This oral history interview is a project of the Historical Committee of the Outrigger Canoe Club. The legal rights of this material remain with the Outrigger Canoe Club. Anyone wishing to reproduce it or quote at length from it should contact the Historical Committee of the Outrigger Canoe Club. The reader should be aware that an oral history document portrays information as recalled by the interviewee. Because of the spontaneous nature of this kind of document, it may contain statements and impressions that are not factual. A transcript of the video may be found below.
An Interview by Barbara Del Piano
September 1, 2017
BDP: This is Friday, September 1, 2017. I’m Barbara Del Piano (BDP), a member of the Outrigger Canoe Club Historical Committee. One of our projects is to conduct oral history interviews with long-time members and have them share a bit of our Club’s history. Today, it is my special pleasure to interview Joan Martin Rodby (JMR). Good morning, Joan.
JMR: Good morning, Barbara.
BDP: Before we get into your Club memories, I’d like to get a little background. Joan, where and when were you born?
JMR: I was born May 22, 1931, at Kapiolani Hospital, and grew up in Kapahulu.
BDP: How about your parents? When did they come here or grandparents?
JMR: My grandfather Charles Snodgrass Martin came from Kansas when he was in his early 20s. He left Kansas and came to Honolulu on a ship, worked on a sailing ship, and started raising cattle and built the first water well in Kapahulu on the property that he bought as he matured a couple years and married my grandmother.
BDP: Your grandmother?
JMR: My grandmother came from Germany when she was nine years old. And she came on the Pflueger, Jimmy Pflueger’s grandparents sailing ship which brought a lot of Germans from Germany on a sailing ship. She was nine years old. Her name was Amelia and it had to have been a very long trip. She came with her mother, and father, and grandparents. They went to Kauai and the grandparents worked there. Then they came back to Oahu.
BDP: You grew up where? What neighborhood?
JMR: I grew up in Kapahulu, right there by Diamond Head where a lot of the Hawaiian entertainers grew up because it was very close to Waikiki. As I got older and married Dick Rodby, we had Kemo’o Farm Restaurant in Wahiawa. We had a lot of the Hawaiian entertainers that would go out there.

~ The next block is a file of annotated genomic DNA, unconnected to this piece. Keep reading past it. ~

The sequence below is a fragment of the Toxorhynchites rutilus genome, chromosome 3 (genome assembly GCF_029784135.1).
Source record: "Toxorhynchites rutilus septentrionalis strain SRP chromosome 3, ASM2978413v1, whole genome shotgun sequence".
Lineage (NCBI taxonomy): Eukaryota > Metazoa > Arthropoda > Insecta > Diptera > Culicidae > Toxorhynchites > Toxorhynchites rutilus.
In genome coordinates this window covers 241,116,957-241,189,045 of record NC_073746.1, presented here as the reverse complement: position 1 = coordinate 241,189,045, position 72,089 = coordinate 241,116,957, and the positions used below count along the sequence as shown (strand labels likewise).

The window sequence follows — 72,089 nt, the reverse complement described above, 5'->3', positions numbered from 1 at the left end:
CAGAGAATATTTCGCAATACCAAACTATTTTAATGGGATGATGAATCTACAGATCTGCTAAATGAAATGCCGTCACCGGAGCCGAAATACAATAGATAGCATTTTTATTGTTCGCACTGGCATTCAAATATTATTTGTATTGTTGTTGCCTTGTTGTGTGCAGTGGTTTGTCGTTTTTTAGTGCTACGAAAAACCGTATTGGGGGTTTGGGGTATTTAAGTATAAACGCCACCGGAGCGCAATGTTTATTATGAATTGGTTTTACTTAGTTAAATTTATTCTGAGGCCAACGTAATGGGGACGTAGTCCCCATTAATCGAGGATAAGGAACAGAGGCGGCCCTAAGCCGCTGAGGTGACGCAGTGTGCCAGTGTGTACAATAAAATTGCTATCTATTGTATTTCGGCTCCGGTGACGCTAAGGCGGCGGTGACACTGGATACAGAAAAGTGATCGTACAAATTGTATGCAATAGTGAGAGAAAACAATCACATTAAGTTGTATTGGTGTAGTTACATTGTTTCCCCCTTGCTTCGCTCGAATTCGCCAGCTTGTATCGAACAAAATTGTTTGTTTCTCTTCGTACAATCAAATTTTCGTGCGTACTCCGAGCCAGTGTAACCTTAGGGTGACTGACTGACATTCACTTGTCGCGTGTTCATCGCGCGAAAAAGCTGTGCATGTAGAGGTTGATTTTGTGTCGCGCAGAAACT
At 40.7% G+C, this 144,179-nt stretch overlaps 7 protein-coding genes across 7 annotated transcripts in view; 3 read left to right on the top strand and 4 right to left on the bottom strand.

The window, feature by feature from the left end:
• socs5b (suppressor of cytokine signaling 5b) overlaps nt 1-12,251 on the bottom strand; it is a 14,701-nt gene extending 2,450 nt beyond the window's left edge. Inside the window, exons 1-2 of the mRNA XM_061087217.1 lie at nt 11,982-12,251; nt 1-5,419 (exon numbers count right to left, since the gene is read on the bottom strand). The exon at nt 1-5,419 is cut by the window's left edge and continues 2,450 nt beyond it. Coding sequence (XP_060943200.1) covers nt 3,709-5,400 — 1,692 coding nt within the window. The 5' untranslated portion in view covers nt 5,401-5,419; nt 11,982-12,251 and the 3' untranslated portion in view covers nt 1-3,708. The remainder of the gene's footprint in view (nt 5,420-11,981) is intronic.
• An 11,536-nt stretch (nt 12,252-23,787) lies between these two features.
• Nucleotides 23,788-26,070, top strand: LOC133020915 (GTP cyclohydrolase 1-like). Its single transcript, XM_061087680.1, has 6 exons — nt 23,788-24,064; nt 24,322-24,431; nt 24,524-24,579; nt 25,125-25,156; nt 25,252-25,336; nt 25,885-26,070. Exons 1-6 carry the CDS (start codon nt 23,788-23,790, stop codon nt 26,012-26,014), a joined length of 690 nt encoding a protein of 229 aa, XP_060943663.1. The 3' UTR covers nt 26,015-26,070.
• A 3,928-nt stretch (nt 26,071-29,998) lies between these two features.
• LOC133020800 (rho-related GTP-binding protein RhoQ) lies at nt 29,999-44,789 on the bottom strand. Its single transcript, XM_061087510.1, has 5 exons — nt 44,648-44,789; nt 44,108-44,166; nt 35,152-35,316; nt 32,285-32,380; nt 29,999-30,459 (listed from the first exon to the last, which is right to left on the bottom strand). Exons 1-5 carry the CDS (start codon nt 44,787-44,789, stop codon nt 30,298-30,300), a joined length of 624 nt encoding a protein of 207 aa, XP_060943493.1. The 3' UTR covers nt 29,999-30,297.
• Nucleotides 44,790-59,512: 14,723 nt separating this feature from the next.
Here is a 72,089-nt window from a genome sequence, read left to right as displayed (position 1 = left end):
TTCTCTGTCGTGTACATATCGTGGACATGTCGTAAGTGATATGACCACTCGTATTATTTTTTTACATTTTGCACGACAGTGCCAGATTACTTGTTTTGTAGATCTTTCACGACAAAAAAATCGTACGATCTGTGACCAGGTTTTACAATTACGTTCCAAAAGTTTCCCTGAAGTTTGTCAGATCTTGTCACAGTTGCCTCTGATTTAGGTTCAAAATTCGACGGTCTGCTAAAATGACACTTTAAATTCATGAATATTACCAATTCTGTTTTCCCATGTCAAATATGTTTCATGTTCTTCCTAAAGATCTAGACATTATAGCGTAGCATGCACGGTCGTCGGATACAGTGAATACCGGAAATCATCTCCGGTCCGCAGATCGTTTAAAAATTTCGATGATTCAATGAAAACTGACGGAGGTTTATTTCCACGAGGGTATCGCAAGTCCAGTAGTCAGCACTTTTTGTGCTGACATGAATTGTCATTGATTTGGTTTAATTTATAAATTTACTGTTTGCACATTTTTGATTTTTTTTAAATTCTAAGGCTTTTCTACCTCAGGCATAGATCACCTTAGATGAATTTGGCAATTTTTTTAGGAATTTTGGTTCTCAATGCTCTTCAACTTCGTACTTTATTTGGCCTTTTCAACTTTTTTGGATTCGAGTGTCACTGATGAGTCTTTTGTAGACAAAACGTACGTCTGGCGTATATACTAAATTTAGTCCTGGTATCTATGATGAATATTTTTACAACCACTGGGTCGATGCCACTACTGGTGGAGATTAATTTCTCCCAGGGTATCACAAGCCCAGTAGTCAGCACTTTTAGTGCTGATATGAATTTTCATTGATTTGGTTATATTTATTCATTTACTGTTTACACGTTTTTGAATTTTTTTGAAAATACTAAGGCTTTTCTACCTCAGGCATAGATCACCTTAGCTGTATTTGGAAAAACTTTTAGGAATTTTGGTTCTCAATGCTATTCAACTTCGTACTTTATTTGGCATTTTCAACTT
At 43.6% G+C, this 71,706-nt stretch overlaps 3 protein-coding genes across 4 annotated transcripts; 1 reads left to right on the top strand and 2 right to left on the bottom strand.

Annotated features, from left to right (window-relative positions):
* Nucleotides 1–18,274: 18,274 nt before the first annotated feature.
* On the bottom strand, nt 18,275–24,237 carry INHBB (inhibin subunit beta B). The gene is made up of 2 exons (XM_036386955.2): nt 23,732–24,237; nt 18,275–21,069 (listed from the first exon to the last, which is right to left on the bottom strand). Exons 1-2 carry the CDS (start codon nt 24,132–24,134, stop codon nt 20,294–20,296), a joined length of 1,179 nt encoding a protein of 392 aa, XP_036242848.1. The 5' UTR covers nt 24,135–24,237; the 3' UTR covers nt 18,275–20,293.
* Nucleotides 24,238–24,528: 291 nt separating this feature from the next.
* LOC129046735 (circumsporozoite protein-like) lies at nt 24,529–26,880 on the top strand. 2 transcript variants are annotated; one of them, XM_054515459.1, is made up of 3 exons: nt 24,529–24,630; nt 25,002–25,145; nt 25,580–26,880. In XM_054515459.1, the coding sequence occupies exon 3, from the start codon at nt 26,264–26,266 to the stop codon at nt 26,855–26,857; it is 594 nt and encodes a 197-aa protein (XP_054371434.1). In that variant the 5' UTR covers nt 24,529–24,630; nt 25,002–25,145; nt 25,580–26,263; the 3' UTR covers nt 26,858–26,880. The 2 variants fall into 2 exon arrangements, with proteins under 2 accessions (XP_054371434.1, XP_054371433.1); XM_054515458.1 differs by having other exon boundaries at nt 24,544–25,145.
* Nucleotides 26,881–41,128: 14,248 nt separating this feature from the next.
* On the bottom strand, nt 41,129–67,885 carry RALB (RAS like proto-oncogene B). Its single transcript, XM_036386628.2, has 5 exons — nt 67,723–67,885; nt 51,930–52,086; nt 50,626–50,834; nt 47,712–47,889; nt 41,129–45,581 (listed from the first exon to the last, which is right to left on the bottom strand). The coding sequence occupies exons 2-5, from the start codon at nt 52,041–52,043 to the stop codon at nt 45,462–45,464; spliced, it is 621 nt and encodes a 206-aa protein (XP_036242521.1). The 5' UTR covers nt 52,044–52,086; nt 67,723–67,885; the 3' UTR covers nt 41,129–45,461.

BDP: Where did you go to school?
JMR: I went to Thomas Jefferson, it was English standard then. I went to Robert Louis Stevenson, which was English standard, and Roosevelt High School.
BDP: What about your memories of December 7th?
JMR: Oh, lots of them. Associated Press last year did a story on myself and Emma Veary. Emma Veary, we were very close growing up.
BDP: Emma Veary is?
JMR: Is an island entertainer. She was married to J. Akuhead Pupule. I can’t think of his … Hal Lewis was his name.
JMR: Associated Press took me over to Maui, and Emma and I did our story on Thomas … our gas mask basically. We all wore gas masks during the war and so they did something different. They didn’t talk about the survivors or the military men. They talked about the young children and what they had to endure; how we had to have our gas mask with us all the time even on the playground at Thomas Jefferson.
BDP: Didn’t you have air raids all the time or practice?
JMR: Air raids, yes, yes. December 7th, I was at Sunday school at the Salvation Army, which was an old barn where my grandfather would milk the cows from the end of Campbell Avenue to the beginning of Fort Ruger, and above Monsarrat Avenue. He owned that property, which is next to Diamond Head Circle. He had cows up there and a horse named Jerry, and a couple of pigs. Prince Kuhio would go and buy his pigs. He gave that up, and December 7th, we were at Sunday school. He donated his barn to the Salvation Army for a dollar a year, and that’s where we were December 7th.
Our teacher said, “Hurry, everybody leave Sunday school and church. Everyone leave immediately.” We ran across the street to my grandparents’ house, which is on Campbell Avenue. It’s a two-story house with a little widow’s walk. We ran over there and climbed the ladder on the second floor, and we could see Pearl Harbor ablaze. I was 10 years old.
BDP: Were you frightened?
JMR: Frightened yes, because my grandparents and my parents came down. We grew up on Wela Street. It was a lovely street then. My parents came down and we all stayed at my grandparents’ house. Yes, we were frightened but too young to realize what was going on.
BDP: Joan, when and why did you join the Outrigger?
JMR: I joined the Outrigger in 1950. My mother belonged to the Uluniu Club and we would go down there as a family. I would see people at the Outrigger, and I played volleyball, and finally joined. I was just out of high school. I joined with Billy Neal Baird , Gwen Davies, Melva Johnson, and we played volleyball with Cissy Jensen, Ann Monahan, Brownie Williams, Lorraine Brown, and so many of the young girls.
BDP: Do you remember who your sponsors were?
JMR: No I don’t, but Brownie Williams at the function the other night, the Old Timer’s event, she said that she was one of my sponsors.
BDP: Oh, really?
JMR: Yeah. She remembers us little rascals. She said we were probably five, six years younger than them, and I paddled. Johnny Hollinger was our steersman.
BDP: Oh, and how did you like Johnny?
JMR: Oh, he was wonderful, so active. Reminded me a lot of my dad, kind of my brother, kind of a small very active, very nice man, very nice man. I remember Duke and Dad Center, and (Sam) Fuller and all of the … Duke of course, we were lucky to live next to him as I got older for about two years, three years. My son Scott Ballentyne had the privilege of … He was just barely three when Duke would come knocking on our door, and Scott would run out with him. Duke bought a little bucket for him and they’d clean his car.